Hazel Adair began her career as an actress appearing in films My Brother Jonathan (1948), Lady Precious Stream (1950) before turning to script writing for television in the late 1940s. She collaborated with Ronald Marriott on Stranger from Space (1951-53), a TV series about an alien who befriends a boy on Earth, the 1953 novelisation of which is cited in the SFE. 

The Times announced that on 14 August 1952 Hazel Adair and Ronald Marriott had a son, a brother for Colin, which clue pointed to their marriage in 1950. Or, as official records would put it, Norman Ronald Marriott (born 12 August 1922) married Hazel J. Mackenzie or Hamblin or Willett.

This confusion of names is due to Hazel's earlier marriage. The "brother for Colin" leads us to his birth record: Colin G. Mackenzie, born in Hendon, Middlesex, in 1942, mother's maiden name Hamblin. However, a little further digging reveals that she was not Hazel Hamlin but Hazel Joyce Willett, the daughter of Edward Walter Willett (1881-1945) and Ada Charlotte Willett (nee Rhames). Edward was an engineer stationed in Calcutta, India, until his daughter was nine months old.

The parents divorced in 1923 and Ada C. D. Willett married Edward C. C. Hamblin in 1925, probably Edward Charles Clifford Hamblin, 1890-1953. The marriage may not have lasted as there is a record of Edward re-marrying in 1947.

To get back to Hazel, her marriage ended shortly after the war. She began concentrating on writing following the success of her early scripts for the likes of Mrs Dale's Diary and went on the pen At Your Service, Ltd. (1951), Sixpenny Corner (1955-56) and Emergency-Ward 10 in 1957. She penned the movie version of the latter, Life In Emergency Ward 10 (1959) and went on to write Dentist on the Job (1961) for Bob Monkhouse. In 1962 she teamed up with Peter Ling to write Compact (1962-65) and went on to co-create both Crossroads (1964-86) and Champion House (1967-68) with Ling.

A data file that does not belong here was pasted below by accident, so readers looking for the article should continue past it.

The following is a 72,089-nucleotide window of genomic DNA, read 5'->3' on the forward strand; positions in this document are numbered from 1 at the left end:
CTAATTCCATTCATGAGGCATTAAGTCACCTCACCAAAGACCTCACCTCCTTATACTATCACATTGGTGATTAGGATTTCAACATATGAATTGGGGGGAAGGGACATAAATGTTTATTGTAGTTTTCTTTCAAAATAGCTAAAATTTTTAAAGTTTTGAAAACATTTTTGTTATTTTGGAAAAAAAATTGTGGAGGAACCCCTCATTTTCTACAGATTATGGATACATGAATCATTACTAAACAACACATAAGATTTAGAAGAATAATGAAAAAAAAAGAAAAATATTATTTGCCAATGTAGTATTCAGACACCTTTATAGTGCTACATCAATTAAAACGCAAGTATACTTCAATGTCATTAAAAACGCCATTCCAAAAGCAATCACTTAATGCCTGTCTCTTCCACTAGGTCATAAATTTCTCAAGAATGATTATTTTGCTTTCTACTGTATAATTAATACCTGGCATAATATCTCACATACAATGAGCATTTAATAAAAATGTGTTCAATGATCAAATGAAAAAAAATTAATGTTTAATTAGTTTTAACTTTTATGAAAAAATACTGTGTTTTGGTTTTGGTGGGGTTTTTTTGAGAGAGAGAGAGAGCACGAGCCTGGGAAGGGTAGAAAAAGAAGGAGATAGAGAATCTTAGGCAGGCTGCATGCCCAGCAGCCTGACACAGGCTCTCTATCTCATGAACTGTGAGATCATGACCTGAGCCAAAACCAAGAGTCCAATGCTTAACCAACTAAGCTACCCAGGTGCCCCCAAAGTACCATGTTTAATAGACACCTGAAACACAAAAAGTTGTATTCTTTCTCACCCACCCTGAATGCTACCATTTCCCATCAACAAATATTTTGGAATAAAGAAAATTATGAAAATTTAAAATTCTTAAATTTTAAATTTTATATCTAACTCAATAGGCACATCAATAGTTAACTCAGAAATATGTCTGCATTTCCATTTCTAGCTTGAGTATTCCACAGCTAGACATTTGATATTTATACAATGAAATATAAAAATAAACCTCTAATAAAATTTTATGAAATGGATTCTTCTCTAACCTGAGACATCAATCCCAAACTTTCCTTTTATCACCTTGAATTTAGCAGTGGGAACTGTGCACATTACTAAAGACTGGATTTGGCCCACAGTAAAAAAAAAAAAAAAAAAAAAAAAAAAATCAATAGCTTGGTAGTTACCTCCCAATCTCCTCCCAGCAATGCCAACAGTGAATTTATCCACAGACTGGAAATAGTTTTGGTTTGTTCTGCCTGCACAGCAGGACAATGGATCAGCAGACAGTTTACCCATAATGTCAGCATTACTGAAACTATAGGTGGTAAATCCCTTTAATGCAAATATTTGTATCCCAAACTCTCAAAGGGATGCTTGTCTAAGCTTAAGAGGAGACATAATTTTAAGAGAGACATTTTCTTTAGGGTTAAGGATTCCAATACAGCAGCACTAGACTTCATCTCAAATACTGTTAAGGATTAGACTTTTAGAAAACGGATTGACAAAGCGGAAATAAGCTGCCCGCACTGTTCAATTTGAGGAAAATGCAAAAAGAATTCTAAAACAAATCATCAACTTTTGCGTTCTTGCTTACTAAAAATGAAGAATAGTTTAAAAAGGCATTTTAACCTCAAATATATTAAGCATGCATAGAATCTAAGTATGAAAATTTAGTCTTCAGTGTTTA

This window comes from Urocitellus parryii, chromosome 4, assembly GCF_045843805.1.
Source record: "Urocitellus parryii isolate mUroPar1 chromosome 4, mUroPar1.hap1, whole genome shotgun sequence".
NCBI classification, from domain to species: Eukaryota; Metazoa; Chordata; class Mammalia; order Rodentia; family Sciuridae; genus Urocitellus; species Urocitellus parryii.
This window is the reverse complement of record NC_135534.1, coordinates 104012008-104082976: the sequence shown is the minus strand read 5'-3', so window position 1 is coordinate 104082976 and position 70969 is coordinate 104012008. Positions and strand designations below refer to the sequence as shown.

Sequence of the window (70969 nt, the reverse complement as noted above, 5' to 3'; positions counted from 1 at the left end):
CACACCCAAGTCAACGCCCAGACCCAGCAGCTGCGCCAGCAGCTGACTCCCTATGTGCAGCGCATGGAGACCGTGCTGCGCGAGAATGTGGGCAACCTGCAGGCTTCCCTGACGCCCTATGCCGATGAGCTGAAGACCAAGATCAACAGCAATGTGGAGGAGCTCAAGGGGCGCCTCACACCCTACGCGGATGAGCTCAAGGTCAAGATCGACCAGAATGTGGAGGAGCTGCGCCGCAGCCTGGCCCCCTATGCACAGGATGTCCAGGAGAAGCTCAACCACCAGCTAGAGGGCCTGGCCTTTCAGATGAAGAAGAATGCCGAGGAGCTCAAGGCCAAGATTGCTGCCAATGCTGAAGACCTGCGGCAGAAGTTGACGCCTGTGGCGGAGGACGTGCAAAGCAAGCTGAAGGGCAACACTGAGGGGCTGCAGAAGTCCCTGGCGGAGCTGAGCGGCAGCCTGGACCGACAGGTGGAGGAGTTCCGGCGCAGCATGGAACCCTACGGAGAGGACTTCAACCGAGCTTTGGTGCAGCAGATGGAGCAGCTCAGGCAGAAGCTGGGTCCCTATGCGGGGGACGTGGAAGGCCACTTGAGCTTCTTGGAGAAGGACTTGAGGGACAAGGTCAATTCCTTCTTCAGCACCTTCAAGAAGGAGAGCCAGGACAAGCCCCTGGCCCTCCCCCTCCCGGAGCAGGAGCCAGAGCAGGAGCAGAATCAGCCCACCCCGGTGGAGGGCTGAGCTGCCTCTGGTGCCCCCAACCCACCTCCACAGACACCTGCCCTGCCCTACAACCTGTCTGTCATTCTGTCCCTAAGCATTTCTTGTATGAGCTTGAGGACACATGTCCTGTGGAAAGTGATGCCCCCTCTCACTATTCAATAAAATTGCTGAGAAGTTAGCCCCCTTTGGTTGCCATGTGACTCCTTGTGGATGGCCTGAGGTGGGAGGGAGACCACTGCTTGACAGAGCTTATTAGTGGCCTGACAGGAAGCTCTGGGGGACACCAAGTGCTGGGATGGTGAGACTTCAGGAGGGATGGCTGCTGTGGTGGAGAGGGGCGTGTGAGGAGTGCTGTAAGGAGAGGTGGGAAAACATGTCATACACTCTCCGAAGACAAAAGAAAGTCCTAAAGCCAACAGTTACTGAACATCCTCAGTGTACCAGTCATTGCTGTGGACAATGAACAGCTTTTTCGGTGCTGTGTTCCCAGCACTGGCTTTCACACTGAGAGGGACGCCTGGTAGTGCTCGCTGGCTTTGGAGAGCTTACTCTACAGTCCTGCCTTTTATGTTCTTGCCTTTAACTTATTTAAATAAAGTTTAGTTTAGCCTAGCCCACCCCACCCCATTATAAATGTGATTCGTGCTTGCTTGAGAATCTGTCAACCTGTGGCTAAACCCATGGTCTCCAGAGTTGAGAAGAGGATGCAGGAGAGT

In the 1970s, with the British film industry in the doldrums with the exception of horror and sex-comedies, Hazel launched Pyramid Films and worked on various titles, starting with Clinic Xclusive (1971), co-writing the screenplay and co-producing the film with Kent Walton as Elton Hawke. This was followed by Virgin Witch (1971), co-produced with Walton as Ralph Solomons with Hazel writing the script under the pen-name Klaus Vogel. Hazel again adopted the disguise of Ralph Solomons to work as production manager on Fun and Games (1971) whilst Elton Hawke was again used by Hazel and Kent Walton to co-produce Can You Keep It Up For A Week? (1974). Hazel took full credit as producer and scriptwriter for Keep It Up Downstairs (1976), which was novelised by Elton Hawke.

Hazel was producer and 2nd unit director on the thriller Game for Vultures (1979), starring Richard Harris and Joan Collins.

According to Wikipedia, Adair also wrote the novel Blitz on Balaclava Street about an ambulance driver in the Second World War.

Hazel and Ronald Marriott had five children: Charles, Craig, Carol, Janet and Maria. Marriott died in 1972 but Hazel is still alive and well.

Update: Hazel Adair died on 22 November 2015, aged 95.

Obituary: BBC News (24 November 2015); The Guardian (23 November 2015).

Publications by Hazel Joyce Marriott, nee Willett

Novels as Hazel Adair
Stranger from Space, with Ronald Marriott, illus. Antony Hart. London, Weidenfeld & Nicholson, 1953.
Life in Emergency Ward 10, with Tessa  Diamond. London, Anthony Blond, 1959.

Novels as Clare Nicol
Blitz on Balaclava Street. London, Macdonald, 1983.

Non-fiction as Hazel Adair
The Crossroads Cookbook, with Peter Ling. London, W. H. Allen, 1977.

Compact. Adapted by Janet Grey from the BBC Television series by Hazel Adair and Peter Ling. London, Icon Books, 1962.
Compact 2 adapted by Janet Grey from the BBC Television series by Hazel Adair and Peter Ling. London, Icon Books, 1963.

There remain some nagging queries that need to be answered. For instance, according to Wikipedia, the novelisation of Virgin Witch (Corgi, 1971) was penned by Crossroads producer Beryl Vertue using Hazel Adair's pen-name Klaus Vogel. Is that information correct? And who wrote the novelisation of Clinic Xclusive, published by Corgi in 1972 under the pen-name Elton Hawke. Was this also by Vertue, or perhaps by Hawke collaborators Adair and Walton?

Elton Hawke was also the credited author of the novelisation of Keep It Up Downstairs (Everest, 1976). Was this by Adair or could it have been novelised by her occasional writing partner Walton?

(* The photograph at the top of this column is from the website of Hazel Adair's granddaughter, Cate Mackenzie. Originally post 5 January 2013.)